After 3 years of using technology, the farm's grape output has increased by 50% per year while the output is guaranteed to be clean with "no fertilizer", and "no pesticide". Photo:  Torch Bearer Tasmania.

"Being a Vietnamese ex-pat, I'm continually thinking about how to create an autonomous monitoring system that allows Vietnamese farmers to remotely observe and manage their fields." 

According to Dr. Hai Anh, the cost of input technologies is often quite high, the technologies are sometimes quite costly and fragmented, sensor systems and data analysis are not affordable for small and medium-sized growers, and it is necessary to optimize energy and minimize maintenance time for the machinery." 

Farmers of grapes in Vietnam have encountered a number of challenges due to climate change. Some ideas, such as planting grapes in a membrane house or the Y-frame model, have been created to adapt to the climate with some positive outcomes; nonetheless, there has been no breakthrough in the use of advanced technology in grape gardens and farms. 

Possible solutions for Vietnam 

Dr. Nguyen Ky Tai, a senior researcher at the University of Southern Queensland (Australia), presented a presentation "Big data platform and AI in agriculture" to discuss the topic of AI in agriculture. 

The research team of Dr. Nguyen Ky Tai, a Senior Researcher at the University of Southern Queensland, has developed a system for applying big data (Big Data) and artificial intelligence (AI) in agriculture in Australia.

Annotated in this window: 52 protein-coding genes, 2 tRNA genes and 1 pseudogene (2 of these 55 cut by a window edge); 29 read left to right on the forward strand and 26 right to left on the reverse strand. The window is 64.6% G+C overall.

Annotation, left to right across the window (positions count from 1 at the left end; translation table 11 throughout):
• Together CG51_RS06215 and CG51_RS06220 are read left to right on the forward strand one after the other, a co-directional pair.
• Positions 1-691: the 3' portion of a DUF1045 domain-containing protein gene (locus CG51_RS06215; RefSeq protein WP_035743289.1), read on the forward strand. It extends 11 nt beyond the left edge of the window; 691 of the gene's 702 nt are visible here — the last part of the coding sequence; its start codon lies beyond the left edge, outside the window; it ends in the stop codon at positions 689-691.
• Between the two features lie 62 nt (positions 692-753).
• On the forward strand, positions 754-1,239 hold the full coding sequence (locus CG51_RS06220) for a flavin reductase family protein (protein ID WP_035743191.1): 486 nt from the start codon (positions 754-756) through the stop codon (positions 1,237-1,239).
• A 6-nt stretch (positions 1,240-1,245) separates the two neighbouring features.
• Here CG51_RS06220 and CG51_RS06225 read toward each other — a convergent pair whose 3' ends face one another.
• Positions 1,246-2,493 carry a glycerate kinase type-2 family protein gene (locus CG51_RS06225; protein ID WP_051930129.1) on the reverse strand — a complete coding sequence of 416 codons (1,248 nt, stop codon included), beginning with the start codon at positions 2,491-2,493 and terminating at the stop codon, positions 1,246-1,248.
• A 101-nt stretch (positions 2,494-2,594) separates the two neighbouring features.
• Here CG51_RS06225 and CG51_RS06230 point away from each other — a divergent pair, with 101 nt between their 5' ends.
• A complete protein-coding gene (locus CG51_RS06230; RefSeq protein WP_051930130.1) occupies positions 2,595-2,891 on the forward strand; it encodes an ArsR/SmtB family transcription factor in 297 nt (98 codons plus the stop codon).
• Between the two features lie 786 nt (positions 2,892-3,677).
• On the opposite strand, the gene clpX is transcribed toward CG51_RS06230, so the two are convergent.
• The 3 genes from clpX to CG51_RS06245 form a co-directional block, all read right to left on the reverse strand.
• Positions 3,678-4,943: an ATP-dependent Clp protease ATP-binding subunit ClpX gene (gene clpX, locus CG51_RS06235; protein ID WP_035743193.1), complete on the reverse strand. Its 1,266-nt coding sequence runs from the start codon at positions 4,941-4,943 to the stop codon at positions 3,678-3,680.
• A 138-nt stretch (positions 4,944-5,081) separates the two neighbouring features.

The research team of Dr. Nguyen Ky Tai, a Senior Researcher at the University of Southern Queensland, has developed a system for applying big data (Big Data) and artificial intelligence (AI) in agriculture in Australia.

Current influences on Vietnam's agriculture include climate change and the market; small-scale production; traditional markets continue to account for a significant percentage of the agricultural value chain... 

Dr. Nguyen Ky Tai proposed a number of AI-based solutions to address the problems, including Machine Learning, Computer Vision, the Internet of Things (IoT), Big Data applied to precision agriculture, and analysis of growing area data through drones to assist in the comprehensive monitoring of crops and livestock. The programs are efficient in optimizing the quantity of water, fertilizers, and pesticides utilized and enhancing the ability for crop management. 

“One of the differences between agriculture 4.0 and 5.0 that is being discussed by researchers is the systematic linking of technologies rather than following the leading technology.  The agricultural system is no longer just concerned with the output standards of food or livestock, but also with the environment, post-production processing technologies, the supply-demand market, etc. We must analyze all the elements impacting agriculture and farmers as a system rather than considering them individually.

Authors: Linh Linh - Hoang Giang

Translated by Dieu Linh